A day after receiving the Presidential Medal of Freedom, retired Justice John Paul Stevens on Wednesday night backed President Barack Obama's suggestion during his 2010 State of the Union address that the Citizens United decision could lead to "foreign entities" bankrolling American elections.
He urged the U.S. Supreme Court to explicitly explain why the president's words were "not true,"
as Justice Samuel Alito famously mouthed on camera, breaking the
justices' usual stoic appearance during the president's annual speech.
Stevens has been a trenchant critic of Citizens United since the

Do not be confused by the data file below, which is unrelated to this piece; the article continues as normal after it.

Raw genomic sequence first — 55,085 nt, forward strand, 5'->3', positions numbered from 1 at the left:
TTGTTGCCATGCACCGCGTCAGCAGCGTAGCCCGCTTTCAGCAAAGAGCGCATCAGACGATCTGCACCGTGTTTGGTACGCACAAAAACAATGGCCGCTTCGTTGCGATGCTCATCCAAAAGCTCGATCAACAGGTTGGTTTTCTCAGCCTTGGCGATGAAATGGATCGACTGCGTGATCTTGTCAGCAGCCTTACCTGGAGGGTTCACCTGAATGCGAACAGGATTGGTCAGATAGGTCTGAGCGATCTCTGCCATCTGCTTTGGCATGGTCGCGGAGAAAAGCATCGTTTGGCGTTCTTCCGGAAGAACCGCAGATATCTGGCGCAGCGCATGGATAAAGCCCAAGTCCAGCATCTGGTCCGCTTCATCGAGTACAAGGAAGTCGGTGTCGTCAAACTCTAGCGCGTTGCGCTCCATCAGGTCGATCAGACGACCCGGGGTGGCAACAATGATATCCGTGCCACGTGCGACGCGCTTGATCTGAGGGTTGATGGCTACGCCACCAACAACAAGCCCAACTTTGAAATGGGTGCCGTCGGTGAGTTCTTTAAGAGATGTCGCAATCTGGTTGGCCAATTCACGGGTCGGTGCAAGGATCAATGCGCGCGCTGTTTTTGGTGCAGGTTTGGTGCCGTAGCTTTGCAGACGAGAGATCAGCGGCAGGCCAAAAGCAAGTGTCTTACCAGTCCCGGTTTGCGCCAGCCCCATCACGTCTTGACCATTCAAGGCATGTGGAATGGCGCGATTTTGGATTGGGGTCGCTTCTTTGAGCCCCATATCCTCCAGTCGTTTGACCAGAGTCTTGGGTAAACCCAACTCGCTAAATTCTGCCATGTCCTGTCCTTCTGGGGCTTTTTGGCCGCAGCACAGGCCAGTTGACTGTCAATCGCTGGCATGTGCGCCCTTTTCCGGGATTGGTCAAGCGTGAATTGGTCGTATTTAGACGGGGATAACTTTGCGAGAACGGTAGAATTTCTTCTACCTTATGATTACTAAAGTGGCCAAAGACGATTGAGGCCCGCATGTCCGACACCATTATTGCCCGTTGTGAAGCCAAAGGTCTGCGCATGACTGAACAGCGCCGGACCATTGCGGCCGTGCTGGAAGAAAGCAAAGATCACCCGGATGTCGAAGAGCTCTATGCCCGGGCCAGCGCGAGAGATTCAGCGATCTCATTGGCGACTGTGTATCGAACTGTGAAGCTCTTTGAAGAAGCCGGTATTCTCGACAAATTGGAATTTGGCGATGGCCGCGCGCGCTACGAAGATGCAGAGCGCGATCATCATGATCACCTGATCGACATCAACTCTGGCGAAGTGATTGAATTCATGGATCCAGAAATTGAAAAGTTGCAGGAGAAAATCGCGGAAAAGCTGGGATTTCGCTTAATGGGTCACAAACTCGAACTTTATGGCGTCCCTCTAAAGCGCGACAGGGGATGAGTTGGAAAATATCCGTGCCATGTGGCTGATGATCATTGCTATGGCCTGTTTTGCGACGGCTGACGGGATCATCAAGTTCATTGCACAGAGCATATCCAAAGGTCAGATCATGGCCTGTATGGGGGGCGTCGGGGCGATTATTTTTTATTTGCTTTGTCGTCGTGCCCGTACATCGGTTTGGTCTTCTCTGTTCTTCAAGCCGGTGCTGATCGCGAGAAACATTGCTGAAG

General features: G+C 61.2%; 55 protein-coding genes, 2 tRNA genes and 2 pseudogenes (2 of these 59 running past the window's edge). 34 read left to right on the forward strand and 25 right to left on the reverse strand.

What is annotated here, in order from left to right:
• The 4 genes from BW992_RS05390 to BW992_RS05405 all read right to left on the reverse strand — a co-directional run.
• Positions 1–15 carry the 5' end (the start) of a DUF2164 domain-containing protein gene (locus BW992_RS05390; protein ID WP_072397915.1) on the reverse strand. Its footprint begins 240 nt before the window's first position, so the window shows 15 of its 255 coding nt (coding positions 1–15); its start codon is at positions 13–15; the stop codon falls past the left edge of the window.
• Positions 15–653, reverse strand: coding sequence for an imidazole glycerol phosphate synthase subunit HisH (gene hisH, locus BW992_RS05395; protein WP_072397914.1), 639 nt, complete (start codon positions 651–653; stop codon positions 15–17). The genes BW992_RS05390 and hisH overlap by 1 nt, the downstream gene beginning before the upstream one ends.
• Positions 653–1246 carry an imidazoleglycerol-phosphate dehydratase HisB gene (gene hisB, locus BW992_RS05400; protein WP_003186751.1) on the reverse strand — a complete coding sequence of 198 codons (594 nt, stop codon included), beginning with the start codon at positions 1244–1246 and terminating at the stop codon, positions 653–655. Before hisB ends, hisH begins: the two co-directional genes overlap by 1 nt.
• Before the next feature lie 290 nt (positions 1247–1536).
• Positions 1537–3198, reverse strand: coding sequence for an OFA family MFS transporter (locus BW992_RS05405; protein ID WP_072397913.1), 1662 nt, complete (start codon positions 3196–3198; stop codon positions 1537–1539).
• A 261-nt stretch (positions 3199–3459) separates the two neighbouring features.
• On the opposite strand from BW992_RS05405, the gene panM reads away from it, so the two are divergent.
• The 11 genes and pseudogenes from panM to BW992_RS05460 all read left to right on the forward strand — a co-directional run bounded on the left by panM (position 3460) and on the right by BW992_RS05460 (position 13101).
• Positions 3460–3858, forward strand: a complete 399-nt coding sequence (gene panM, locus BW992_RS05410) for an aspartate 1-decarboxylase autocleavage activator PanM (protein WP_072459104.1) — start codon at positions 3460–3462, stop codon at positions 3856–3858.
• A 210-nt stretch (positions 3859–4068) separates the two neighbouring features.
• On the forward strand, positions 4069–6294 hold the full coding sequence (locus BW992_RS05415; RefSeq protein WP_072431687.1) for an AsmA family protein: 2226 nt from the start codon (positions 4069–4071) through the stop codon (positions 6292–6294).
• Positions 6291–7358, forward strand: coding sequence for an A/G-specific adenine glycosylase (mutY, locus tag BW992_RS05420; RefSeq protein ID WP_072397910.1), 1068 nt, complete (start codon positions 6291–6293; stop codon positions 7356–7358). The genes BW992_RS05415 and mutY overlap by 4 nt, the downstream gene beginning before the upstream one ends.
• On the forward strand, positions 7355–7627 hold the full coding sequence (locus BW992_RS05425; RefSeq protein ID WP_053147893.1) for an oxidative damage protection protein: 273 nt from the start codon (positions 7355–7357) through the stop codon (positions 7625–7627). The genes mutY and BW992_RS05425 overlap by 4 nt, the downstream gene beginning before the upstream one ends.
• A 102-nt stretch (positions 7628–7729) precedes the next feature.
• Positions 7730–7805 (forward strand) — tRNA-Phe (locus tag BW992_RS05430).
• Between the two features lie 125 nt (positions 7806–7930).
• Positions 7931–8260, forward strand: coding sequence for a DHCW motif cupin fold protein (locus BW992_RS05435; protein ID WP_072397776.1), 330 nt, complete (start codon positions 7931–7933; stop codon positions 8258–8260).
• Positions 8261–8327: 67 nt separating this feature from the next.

court decided the case in January 2010. On the day the opinion was
announced, he spent 20 minutes reading from the bench a summary of his
90-page dissent. Stumbling over some words that day convinced Stevens,
now 92, to retire, but he continued to condemn the ruling in speeches,
writings and even on the Colbert Report.
Over the next few weeks, some of Slate’s favorite legal eagles will propose their favorite Constitutional amendments, in the service of our effort, with Me the People author Kevin Bleyer, to rewrite the founding document. Here’s the first crack from NYU law professor Rachel Barkow, for the benefit of another group we think of fondly—accused criminals.